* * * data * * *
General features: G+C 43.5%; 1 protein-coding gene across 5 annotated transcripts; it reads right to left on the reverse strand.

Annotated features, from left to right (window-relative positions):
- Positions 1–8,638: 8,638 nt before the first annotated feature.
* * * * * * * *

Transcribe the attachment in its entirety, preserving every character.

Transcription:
General features: G+C 43.5%; 1 protein-coding gene across 5 annotated transcripts; it reads right to left on the reverse strand.

Annotated features, from left to right (window-relative positions):
- Positions 1–8,638: 8,638 nt before the first annotated feature.